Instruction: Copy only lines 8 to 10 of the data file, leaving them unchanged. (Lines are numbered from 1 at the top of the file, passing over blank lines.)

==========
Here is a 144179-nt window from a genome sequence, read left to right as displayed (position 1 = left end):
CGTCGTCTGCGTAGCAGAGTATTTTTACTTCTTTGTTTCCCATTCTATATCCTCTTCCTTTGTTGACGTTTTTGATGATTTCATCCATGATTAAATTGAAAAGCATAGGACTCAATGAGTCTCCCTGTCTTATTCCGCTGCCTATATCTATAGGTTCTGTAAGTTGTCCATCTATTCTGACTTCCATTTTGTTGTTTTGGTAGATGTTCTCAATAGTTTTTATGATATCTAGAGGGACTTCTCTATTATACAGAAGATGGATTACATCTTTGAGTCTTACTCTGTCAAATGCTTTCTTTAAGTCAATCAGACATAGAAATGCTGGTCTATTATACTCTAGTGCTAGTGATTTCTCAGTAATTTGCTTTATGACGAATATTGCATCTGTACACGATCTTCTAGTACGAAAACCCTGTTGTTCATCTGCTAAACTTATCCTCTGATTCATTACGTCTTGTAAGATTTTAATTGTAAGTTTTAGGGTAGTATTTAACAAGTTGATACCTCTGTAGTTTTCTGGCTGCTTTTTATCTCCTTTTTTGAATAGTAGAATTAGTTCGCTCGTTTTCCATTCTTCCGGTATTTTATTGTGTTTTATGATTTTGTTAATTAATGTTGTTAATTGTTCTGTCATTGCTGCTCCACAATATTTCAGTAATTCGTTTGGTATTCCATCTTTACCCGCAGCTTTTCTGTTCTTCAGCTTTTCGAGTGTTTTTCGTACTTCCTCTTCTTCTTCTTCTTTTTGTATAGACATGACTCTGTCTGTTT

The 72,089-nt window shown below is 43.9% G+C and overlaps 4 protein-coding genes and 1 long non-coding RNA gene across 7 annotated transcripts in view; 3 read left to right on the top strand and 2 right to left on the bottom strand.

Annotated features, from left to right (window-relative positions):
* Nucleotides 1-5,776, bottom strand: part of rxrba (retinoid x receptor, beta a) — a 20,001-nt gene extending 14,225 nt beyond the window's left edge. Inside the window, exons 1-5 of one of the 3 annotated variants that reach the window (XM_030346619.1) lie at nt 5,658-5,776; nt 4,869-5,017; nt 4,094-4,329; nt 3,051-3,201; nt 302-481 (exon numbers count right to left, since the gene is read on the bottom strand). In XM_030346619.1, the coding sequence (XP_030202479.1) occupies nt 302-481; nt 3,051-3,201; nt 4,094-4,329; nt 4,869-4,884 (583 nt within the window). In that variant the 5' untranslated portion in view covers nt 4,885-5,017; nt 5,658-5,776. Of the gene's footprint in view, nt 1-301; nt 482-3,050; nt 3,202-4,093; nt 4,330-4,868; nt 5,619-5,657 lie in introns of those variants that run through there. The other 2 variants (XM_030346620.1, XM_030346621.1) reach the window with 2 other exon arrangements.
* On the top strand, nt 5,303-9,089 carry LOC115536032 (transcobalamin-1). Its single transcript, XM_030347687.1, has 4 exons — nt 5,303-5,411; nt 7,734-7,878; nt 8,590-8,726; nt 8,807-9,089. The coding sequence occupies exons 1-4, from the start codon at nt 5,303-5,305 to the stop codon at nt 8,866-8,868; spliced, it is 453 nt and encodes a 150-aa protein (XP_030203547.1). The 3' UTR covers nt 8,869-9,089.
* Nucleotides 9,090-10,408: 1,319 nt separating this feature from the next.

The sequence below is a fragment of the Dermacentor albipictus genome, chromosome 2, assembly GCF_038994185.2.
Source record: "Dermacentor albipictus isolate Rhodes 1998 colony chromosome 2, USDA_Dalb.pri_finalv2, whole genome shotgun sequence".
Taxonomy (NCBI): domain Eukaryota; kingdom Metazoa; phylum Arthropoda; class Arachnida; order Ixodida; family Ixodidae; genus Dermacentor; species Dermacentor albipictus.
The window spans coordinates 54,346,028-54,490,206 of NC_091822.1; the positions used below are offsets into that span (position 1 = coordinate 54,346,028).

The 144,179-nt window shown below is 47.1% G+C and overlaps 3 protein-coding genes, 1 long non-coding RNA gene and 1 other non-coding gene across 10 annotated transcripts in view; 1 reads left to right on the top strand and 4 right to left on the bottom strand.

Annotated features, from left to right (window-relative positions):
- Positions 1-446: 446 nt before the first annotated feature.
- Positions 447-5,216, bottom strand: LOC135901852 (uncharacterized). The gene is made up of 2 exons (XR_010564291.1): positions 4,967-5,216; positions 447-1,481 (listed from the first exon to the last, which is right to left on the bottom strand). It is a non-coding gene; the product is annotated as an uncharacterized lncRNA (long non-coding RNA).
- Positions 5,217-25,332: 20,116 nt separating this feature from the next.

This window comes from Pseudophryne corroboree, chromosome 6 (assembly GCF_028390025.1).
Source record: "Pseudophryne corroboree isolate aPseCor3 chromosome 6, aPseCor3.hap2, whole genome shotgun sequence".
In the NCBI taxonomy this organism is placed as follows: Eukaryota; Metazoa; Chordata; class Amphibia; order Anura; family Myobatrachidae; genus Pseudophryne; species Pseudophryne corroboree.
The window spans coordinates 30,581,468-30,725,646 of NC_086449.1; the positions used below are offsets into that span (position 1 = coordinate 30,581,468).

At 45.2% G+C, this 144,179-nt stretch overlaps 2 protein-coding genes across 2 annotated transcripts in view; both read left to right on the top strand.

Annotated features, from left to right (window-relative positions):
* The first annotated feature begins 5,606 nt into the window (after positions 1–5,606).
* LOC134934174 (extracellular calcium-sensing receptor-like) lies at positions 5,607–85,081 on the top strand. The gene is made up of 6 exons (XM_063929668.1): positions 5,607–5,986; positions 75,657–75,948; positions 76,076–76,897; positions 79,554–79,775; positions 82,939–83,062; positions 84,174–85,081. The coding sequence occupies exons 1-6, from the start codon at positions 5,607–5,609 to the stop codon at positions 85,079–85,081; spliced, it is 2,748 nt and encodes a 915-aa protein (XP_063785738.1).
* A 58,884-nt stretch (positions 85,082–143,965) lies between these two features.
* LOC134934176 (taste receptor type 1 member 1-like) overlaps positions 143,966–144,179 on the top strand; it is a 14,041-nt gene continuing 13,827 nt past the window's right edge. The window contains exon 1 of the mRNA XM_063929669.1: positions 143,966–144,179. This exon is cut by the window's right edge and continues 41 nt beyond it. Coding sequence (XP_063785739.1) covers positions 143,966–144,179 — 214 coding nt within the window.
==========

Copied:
The sequence below is a fragment of the Dermacentor albipictus genome, chromosome 2, assembly GCF_038994185.2.
Source record: "Dermacentor albipictus isolate Rhodes 1998 colony chromosome 2, USDA_Dalb.pri_finalv2, whole genome shotgun sequence".
Taxonomy (NCBI): domain Eukaryota; kingdom Metazoa; phylum Arthropoda; class Arachnida; order Ixodida; family Ixodidae; genus Dermacentor; species Dermacentor albipictus.